More than one hundred years ago one man brought vision, compassion, and healing to the BC coast.
John Antle was born in Harbour Grace, Newfoundland, in 1865. His family were fishermen and sealers, and John spent his early years on and about the coastal waters.
When Antle was 17 he left home and taught school was studying to become a clergyman. He studied at Queen's Theological College and in 1892 Antle was ordained into the priesthood with the Church of England. He served the Church of England for five years in Newfoundland before travelling to Washington State.
While in Washington Antle petitioned the church to look at establishing a mission that would help the lumbermen of the Puget Sound area, but his request was denied.
Antle moved to Vancouver in 1899 and became the first rector of the Fairview Parish. He oversaw the construction of Trinity Church.
|Rev. John Antle|
With a few supplies, Antle and his nine year old son set out in the Laverock to explore the coast. They travelled to Alert Bay, stopping at various homesteads and settlements along the coast. Antle compiled a summary of the needs of coastal communities, homesteaders, and transient workers.
When he returned, Antle managed to convince the Church of England to invest in a vessel that could be used to provide medical and spiritual assistance to the people of the coast, and the Columbia Coast Missionary Society was born. The vessel Columbia was commissioned in 1905, and the 'Missionary Society of the Church of England in Canada' donated $2000 toward the completion of a 65 ft vessel. The Columbia provided emergency room services, medical consultation, served as a dispensary, and included a chapel and a library.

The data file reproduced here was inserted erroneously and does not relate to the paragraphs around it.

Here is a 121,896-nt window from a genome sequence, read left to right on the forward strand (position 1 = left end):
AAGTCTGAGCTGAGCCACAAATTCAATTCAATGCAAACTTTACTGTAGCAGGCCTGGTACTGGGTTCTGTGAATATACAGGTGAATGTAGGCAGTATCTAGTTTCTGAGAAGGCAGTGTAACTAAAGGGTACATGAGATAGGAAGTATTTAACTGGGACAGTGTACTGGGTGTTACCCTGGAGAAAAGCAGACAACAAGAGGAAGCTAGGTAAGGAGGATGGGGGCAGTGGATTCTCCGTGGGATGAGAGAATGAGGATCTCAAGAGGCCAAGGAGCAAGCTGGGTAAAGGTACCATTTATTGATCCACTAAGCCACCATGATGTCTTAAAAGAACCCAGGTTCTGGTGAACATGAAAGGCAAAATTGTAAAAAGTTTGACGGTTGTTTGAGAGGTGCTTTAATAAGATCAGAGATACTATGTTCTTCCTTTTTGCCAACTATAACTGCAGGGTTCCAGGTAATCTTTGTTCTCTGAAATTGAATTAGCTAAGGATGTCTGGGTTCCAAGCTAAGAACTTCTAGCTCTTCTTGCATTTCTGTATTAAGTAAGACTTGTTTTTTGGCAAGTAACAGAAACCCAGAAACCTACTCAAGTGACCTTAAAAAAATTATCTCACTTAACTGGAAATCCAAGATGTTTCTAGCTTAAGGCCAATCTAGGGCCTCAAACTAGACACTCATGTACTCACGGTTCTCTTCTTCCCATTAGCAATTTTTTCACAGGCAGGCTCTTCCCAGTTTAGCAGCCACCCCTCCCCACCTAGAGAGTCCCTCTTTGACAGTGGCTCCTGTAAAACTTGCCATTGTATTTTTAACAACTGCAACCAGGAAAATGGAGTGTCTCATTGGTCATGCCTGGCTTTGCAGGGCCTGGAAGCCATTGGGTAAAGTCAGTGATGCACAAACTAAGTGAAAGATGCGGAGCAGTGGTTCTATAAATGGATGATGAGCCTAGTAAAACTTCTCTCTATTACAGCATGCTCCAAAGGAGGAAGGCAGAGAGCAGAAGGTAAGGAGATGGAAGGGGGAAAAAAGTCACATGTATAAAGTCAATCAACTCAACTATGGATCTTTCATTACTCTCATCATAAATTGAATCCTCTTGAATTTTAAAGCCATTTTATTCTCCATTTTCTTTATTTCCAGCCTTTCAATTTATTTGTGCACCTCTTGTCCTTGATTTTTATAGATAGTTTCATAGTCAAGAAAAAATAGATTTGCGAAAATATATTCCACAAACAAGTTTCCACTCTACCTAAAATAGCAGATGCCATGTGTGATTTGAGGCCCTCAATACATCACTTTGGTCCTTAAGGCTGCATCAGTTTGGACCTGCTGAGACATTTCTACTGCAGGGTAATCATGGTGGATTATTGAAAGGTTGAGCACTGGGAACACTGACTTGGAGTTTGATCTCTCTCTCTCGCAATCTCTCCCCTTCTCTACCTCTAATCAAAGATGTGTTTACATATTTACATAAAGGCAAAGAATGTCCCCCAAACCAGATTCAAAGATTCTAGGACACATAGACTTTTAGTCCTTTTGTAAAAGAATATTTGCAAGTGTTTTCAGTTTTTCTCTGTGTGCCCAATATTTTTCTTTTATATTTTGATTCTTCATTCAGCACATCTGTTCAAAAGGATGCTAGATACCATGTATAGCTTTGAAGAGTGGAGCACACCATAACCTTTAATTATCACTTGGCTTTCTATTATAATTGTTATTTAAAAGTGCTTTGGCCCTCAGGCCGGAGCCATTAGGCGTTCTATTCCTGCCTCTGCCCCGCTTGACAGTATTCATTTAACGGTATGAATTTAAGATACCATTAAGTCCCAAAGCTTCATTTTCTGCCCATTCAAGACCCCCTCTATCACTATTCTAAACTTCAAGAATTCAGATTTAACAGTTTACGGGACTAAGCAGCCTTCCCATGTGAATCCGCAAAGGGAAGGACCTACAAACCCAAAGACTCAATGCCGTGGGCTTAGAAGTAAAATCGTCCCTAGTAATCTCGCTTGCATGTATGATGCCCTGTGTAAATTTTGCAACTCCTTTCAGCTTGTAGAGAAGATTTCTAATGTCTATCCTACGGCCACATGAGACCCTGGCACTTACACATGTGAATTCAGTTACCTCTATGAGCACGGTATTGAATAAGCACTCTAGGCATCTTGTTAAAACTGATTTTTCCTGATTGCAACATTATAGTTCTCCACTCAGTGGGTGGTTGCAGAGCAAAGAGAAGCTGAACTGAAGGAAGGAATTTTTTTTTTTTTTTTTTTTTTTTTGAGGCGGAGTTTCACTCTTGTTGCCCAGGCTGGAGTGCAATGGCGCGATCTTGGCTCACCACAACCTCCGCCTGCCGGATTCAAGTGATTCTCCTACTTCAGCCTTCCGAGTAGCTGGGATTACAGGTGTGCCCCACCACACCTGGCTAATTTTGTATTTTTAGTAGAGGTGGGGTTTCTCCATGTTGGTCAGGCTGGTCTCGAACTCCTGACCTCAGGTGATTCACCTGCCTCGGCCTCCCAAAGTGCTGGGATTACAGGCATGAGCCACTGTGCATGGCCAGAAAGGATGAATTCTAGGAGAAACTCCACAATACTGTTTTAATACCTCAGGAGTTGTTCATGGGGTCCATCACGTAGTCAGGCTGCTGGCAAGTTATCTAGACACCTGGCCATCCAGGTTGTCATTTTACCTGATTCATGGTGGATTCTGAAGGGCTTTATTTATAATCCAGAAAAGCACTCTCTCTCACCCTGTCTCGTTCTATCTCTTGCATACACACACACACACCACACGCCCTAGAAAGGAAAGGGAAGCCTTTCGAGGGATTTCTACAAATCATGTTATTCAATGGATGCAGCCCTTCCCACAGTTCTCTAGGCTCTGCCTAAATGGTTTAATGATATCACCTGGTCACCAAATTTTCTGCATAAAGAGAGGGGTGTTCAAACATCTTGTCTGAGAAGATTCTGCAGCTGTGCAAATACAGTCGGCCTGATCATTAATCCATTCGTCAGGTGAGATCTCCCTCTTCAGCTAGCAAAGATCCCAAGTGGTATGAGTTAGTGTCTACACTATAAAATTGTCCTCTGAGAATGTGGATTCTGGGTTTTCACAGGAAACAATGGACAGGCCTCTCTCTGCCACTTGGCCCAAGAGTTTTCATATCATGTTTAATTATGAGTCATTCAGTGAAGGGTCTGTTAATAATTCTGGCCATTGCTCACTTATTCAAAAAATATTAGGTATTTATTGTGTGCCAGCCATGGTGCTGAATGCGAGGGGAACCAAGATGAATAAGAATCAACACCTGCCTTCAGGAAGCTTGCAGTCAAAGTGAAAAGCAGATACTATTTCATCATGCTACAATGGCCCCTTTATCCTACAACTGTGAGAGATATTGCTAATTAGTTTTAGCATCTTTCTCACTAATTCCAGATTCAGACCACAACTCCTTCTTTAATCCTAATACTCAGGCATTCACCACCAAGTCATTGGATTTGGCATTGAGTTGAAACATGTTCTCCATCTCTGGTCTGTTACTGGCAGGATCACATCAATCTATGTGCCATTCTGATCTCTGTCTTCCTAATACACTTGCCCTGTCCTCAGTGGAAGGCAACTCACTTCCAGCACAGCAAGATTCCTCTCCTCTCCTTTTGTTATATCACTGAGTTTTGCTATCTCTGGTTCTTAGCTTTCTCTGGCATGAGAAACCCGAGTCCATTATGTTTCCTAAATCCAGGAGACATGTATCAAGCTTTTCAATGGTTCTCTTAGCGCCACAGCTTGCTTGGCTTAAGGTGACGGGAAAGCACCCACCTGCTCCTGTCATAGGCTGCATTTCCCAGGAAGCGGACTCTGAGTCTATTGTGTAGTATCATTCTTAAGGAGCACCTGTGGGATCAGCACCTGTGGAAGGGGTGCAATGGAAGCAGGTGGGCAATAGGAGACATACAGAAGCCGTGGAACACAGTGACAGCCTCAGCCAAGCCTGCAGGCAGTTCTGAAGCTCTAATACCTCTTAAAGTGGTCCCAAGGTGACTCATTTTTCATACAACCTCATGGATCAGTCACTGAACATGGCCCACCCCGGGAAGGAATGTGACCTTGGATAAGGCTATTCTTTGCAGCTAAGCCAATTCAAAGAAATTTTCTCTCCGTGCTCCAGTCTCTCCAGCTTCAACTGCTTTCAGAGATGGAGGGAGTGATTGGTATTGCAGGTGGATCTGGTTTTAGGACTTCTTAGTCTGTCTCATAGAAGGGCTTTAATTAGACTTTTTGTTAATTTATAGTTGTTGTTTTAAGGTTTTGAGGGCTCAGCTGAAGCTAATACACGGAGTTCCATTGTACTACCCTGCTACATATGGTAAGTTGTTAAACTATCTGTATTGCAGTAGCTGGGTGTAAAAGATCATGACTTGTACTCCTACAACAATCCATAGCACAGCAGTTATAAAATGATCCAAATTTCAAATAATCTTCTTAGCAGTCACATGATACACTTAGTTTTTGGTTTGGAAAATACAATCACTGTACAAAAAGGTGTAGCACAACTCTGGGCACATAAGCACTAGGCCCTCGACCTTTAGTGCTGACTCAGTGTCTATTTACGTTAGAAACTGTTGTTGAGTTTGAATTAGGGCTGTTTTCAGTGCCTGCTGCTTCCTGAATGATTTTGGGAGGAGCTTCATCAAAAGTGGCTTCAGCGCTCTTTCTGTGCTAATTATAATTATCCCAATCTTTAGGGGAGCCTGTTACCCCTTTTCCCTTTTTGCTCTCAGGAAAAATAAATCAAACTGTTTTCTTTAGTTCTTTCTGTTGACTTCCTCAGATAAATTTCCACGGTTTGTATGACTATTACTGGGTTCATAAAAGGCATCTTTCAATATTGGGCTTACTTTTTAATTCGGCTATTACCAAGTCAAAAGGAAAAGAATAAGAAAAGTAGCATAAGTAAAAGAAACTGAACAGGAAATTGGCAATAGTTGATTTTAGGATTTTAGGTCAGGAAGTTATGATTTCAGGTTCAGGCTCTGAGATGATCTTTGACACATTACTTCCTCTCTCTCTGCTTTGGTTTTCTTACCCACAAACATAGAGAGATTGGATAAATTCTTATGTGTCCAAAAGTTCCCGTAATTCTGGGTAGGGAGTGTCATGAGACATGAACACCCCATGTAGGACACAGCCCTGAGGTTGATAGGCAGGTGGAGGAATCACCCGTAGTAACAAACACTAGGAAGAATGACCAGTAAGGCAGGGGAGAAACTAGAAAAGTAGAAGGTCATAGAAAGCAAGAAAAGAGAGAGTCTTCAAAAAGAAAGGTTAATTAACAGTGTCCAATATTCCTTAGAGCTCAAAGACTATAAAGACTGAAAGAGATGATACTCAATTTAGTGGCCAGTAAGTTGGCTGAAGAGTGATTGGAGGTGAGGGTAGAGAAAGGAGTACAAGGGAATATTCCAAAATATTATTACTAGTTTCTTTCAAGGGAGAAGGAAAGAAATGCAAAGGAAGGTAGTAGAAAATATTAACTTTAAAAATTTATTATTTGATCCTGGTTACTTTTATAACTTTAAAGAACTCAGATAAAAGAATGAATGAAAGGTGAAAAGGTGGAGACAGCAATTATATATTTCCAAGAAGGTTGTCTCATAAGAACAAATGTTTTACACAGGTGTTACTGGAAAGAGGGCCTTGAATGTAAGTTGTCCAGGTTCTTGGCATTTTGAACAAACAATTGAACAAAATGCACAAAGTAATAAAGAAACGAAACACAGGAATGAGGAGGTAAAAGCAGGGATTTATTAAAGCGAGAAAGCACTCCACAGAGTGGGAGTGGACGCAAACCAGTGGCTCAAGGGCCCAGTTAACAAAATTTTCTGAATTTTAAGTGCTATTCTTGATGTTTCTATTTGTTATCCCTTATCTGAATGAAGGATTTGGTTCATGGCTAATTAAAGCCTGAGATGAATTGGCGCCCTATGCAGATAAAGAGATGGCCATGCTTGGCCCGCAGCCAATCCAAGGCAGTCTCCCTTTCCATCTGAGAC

A second hospital was added on Texada Island, at the site of a large copper mine. In 1909 Antle was a key figure in the establishment of another hospital, St. Micheal's Hospital in Alert Bay.
Antle was trained as an anesthetist, and added this to his duties of ship's captain, writer, chaplain, boat cook, and founder/administrator of the Society.
The mission played an important role in the lives of early pioneers on the North Island. Both directly, and through the ongoing activities of the mission, Antle saved many lives and nourished the souls of many people who were living a difficult existence.
The mission went on to build the Columbia II in 1910 and eventually added another vessel to its fleet, the Rendezvous.
The Columbia III plied the waters of coastal BC for the society from 1955 until 1968, when float planes started to replace boats as the most efficient way of responding to medical emergencies.
Antle retired in 1936, and at that time the assets of the mission included: three hospitals, five churches, two native missions, and two ships. Antle was persuaded to return briefly to service during WWII, serving in a parish on Mayne Island.
In 1948 Antle, who had always retained his passion for sailing, left Vancouver on his sailboat Reverie for a trip to the West Indies. Unfortunately bad weather and health problems caused him to give up his trip in San Francisco. Antle died December 3, 1949. His funeral service was held on-board the Columbia, and he was buried at sea at Manson's Deep, just off of Bowen Island.